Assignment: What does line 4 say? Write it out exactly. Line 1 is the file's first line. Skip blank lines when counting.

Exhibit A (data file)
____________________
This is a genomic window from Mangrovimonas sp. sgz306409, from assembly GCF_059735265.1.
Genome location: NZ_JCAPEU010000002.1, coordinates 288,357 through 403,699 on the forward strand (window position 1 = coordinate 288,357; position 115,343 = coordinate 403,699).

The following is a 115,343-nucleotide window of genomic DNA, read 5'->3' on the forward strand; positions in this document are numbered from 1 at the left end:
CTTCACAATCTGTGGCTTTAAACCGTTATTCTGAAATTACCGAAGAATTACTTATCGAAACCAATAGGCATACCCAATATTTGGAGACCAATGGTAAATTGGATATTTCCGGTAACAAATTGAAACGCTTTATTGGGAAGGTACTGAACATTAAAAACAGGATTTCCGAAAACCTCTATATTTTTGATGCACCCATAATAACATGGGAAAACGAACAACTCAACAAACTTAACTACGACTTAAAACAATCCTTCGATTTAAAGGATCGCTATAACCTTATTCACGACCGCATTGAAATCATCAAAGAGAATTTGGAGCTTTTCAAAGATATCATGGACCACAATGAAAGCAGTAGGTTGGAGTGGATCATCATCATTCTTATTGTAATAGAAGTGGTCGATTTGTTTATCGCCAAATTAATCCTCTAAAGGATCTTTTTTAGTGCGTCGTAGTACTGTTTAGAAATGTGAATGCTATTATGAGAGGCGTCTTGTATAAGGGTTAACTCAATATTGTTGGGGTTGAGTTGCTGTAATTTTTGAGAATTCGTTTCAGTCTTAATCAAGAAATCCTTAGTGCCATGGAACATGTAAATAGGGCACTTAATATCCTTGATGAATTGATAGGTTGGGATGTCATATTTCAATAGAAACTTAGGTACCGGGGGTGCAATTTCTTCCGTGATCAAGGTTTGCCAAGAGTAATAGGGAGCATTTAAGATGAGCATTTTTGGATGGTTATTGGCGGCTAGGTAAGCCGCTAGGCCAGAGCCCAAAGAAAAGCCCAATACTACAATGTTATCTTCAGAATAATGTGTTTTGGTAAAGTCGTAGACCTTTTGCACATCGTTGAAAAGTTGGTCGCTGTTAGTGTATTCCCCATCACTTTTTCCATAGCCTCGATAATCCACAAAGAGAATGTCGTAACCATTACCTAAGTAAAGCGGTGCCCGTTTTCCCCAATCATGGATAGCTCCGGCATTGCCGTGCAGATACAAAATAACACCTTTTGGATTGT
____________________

CTTCACAATCTGTGGCTTTAAACCGTTATTCTGAAATTACCGAAGAATTACTTATCGAAACCAATAGGCATACCCAATATTTGGAGACCAATGGTAAATTGGATATTTCCGGTAACAAATTGAAACGCTTTATTGGGAAGGTACTGAACATTAAAAACAGGATTTCCGAAAACCTCTATATTTTTGATGCACCCATAATAACATGGGAAAACGAACAACTCAACAAACTTAACTACGACTTAAAACAATCCTTCGATTTAAAGGATCGCTATAACCTTATTCACGACCGCATTGAAATCATCAAAGAGAATTTGGAGCTTTTCAAAGATATCATGGACCACAATGAAAGCAGTAGGTTGGAGTGGATCATCATCATTCTTATTGTAATAGAAGTGGTCGATTTGTTTATCGCCAAATTAATCCTCTAAAGGATCTTTTTTAGTGCGTCGTAGTACTGTTTAGAAATGTGAATGCTATTATGAGAGGCGTCTTGTATAAGGGTTAACTCAATATTGTTGGGGTTGAGTTGCTGTAATTTTTGAGAATTCGTTTCAGTCTTAATCAAGAAATCCTTAGTGCCATGGAACATGTAAATAGGGCACTTAATATCCTTGATGAATTGATAGGTTGGGATGTCATATTTCAATAGAAACTTAGGTACCGGGGGTGCAATTTCTTCCGTGATCAAGGTTTGCCAAGAGTAATAGGGAGCATTTAAGATGAGCATTTTTGGATGGTTATTGGCGGCTAGGTAAGCCGCTAGGCCAGAGCCCAAAGAAAAGCCCAATACTACAATGTTATCTTCAGAATAATGTGTTTTGGTAAAGTCGTAGACCTTTTGCACATCGTTGAAAAGTTGGTCGCTGTTAGTGTATTCCCCATCACTTTTTCCATAGCCTCGATAATCCACAAAGAGAATGTCGTAACCATTACCTAAGTAAAGCGGTGCCCGTTTTCCCCAATCATGGATAGCTCCGGCATTGCCGTGCAGATACAAAATAACACCTTTTGGATTGT